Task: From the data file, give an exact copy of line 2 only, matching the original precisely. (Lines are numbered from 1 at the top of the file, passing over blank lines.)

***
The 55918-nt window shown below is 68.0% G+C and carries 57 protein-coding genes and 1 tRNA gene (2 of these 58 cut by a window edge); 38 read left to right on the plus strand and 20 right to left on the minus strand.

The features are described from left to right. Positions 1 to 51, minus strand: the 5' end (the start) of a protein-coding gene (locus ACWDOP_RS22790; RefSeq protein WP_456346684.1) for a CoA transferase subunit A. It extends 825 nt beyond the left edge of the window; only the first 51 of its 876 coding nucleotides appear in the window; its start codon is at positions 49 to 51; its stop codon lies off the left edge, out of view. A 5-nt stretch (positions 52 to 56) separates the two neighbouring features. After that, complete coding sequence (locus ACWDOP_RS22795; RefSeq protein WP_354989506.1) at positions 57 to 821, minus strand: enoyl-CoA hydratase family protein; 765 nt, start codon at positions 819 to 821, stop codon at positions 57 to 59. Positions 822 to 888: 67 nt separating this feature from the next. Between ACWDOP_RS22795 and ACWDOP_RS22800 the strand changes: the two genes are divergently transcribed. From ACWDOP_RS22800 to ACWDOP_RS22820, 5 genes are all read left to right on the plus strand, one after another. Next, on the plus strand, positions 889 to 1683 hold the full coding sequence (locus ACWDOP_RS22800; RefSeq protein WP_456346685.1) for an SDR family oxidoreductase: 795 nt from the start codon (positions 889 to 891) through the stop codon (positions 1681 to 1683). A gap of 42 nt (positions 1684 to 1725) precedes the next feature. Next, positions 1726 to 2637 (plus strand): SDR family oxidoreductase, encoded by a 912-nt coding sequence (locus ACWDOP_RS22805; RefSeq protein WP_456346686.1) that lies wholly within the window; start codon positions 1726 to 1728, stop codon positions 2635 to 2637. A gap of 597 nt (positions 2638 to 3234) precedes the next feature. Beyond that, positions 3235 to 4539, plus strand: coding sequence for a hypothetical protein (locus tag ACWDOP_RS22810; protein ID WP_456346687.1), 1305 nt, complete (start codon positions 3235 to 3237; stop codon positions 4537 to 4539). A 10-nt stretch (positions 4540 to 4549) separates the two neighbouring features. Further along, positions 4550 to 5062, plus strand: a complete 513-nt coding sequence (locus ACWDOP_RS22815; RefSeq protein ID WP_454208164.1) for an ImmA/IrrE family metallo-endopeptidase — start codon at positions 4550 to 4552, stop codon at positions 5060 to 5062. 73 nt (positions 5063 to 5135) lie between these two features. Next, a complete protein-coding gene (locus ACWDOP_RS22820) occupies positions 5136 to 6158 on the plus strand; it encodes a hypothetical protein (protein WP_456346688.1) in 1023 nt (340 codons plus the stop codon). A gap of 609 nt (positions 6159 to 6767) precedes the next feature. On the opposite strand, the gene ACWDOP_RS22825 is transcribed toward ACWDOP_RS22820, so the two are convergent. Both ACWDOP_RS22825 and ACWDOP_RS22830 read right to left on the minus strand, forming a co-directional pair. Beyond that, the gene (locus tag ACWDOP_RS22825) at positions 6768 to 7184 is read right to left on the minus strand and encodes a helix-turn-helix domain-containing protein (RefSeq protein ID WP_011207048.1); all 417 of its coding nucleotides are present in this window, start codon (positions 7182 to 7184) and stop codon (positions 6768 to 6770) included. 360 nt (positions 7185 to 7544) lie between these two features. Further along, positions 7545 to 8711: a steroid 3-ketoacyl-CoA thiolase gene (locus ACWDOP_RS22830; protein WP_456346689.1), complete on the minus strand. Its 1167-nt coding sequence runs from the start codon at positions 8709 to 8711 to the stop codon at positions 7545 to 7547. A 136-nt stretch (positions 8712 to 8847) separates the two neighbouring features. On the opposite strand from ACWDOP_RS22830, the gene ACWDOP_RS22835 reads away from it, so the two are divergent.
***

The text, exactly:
The features are described from left to right. Positions 1 to 51, minus strand: the 5' end (the start) of a protein-coding gene (locus ACWDOP_RS22790; RefSeq protein WP_456346684.1) for a CoA transferase subunit A. It extends 825 nt beyond the left edge of the window; only the first 51 of its 876 coding nucleotides appear in the window; its start codon is at positions 49 to 51; its stop codon lies off the left edge, out of view. A 5-nt stretch (positions 52 to 56) separates the two neighbouring features. After that, complete coding sequence (locus ACWDOP_RS22795; RefSeq protein WP_354989506.1) at positions 57 to 821, minus strand: enoyl-CoA hydratase family protein; 765 nt, start codon at positions 819 to 821, stop codon at positions 57 to 59. Positions 822 to 888: 67 nt separating this feature from the next. Between ACWDOP_RS22795 and ACWDOP_RS22800 the strand changes: the two genes are divergently transcribed. From ACWDOP_RS22800 to ACWDOP_RS22820, 5 genes are all read left to right on the plus strand, one after another. Next, on the plus strand, positions 889 to 1683 hold the full coding sequence (locus ACWDOP_RS22800; RefSeq protein WP_456346685.1) for an SDR family oxidoreductase: 795 nt from the start codon (positions 889 to 891) through the stop codon (positions 1681 to 1683). A gap of 42 nt (positions 1684 to 1725) precedes the next feature. Next, positions 1726 to 2637 (plus strand): SDR family oxidoreductase, encoded by a 912-nt coding sequence (locus ACWDOP_RS22805; RefSeq protein WP_456346686.1) that lies wholly within the window; start codon positions 1726 to 1728, stop codon positions 2635 to 2637. A gap of 597 nt (positions 2638 to 3234) precedes the next feature. Beyond that, positions 3235 to 4539, plus strand: coding sequence for a hypothetical protein (locus tag ACWDOP_RS22810; protein ID WP_456346687.1), 1305 nt, complete (start codon positions 3235 to 3237; stop codon positions 4537 to 4539). A 10-nt stretch (positions 4540 to 4549) separates the two neighbouring features. Further along, positions 4550 to 5062, plus strand: a complete 513-nt coding sequence (locus ACWDOP_RS22815; RefSeq protein ID WP_454208164.1) for an ImmA/IrrE family metallo-endopeptidase — start codon at positions 4550 to 4552, stop codon at positions 5060 to 5062. 73 nt (positions 5063 to 5135) lie between these two features. Next, a complete protein-coding gene (locus ACWDOP_RS22820) occupies positions 5136 to 6158 on the plus strand; it encodes a hypothetical protein (protein WP_456346688.1) in 1023 nt (340 codons plus the stop codon). A gap of 609 nt (positions 6159 to 6767) precedes the next feature. On the opposite strand, the gene ACWDOP_RS22825 is transcribed toward ACWDOP_RS22820, so the two are convergent. Both ACWDOP_RS22825 and ACWDOP_RS22830 read right to left on the minus strand, forming a co-directional pair. Beyond that, the gene (locus tag ACWDOP_RS22825) at positions 6768 to 7184 is read right to left on the minus strand and encodes a helix-turn-helix domain-containing protein (RefSeq protein ID WP_011207048.1); all 417 of its coding nucleotides are present in this window, start codon (positions 7182 to 7184) and stop codon (positions 6768 to 6770) included. 360 nt (positions 7185 to 7544) lie between these two features. Further along, positions 7545 to 8711: a steroid 3-ketoacyl-CoA thiolase gene (locus ACWDOP_RS22830; protein WP_456346689.1), complete on the minus strand. Its 1167-nt coding sequence runs from the start codon at positions 8709 to 8711 to the stop codon at positions 7545 to 7547. A 136-nt stretch (positions 8712 to 8847) separates the two neighbouring features. On the opposite strand from ACWDOP_RS22830, the gene ACWDOP_RS22835 reads away from it, so the two are divergent.